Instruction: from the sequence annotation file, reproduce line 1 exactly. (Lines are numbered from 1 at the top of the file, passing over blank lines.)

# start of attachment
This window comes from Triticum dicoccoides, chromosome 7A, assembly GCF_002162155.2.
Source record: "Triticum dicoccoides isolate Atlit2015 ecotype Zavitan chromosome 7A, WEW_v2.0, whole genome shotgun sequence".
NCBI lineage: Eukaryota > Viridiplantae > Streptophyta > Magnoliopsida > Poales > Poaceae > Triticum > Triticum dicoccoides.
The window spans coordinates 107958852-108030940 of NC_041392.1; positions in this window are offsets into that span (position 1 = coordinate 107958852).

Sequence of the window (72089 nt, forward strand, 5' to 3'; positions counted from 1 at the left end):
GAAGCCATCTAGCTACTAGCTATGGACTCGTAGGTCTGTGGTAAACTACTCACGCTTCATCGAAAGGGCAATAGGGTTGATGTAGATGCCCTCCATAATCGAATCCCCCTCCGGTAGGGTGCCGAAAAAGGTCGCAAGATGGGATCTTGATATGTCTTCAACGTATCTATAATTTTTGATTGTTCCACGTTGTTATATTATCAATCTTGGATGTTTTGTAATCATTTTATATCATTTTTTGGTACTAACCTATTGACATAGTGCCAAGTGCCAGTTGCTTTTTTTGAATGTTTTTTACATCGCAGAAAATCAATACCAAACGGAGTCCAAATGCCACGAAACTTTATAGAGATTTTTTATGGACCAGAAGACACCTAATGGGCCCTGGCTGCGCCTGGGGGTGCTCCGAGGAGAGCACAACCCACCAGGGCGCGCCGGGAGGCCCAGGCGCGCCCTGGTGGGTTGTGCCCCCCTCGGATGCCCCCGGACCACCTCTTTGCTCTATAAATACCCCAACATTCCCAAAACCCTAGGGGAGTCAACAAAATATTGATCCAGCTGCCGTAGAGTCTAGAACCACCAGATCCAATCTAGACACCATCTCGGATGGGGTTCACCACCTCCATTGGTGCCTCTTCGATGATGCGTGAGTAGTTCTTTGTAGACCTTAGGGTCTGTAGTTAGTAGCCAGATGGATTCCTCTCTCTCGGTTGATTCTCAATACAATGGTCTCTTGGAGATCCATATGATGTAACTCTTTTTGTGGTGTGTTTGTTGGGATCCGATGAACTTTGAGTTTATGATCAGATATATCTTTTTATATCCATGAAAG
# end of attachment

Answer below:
This window comes from Triticum dicoccoides, chromosome 7A, assembly GCF_002162155.2.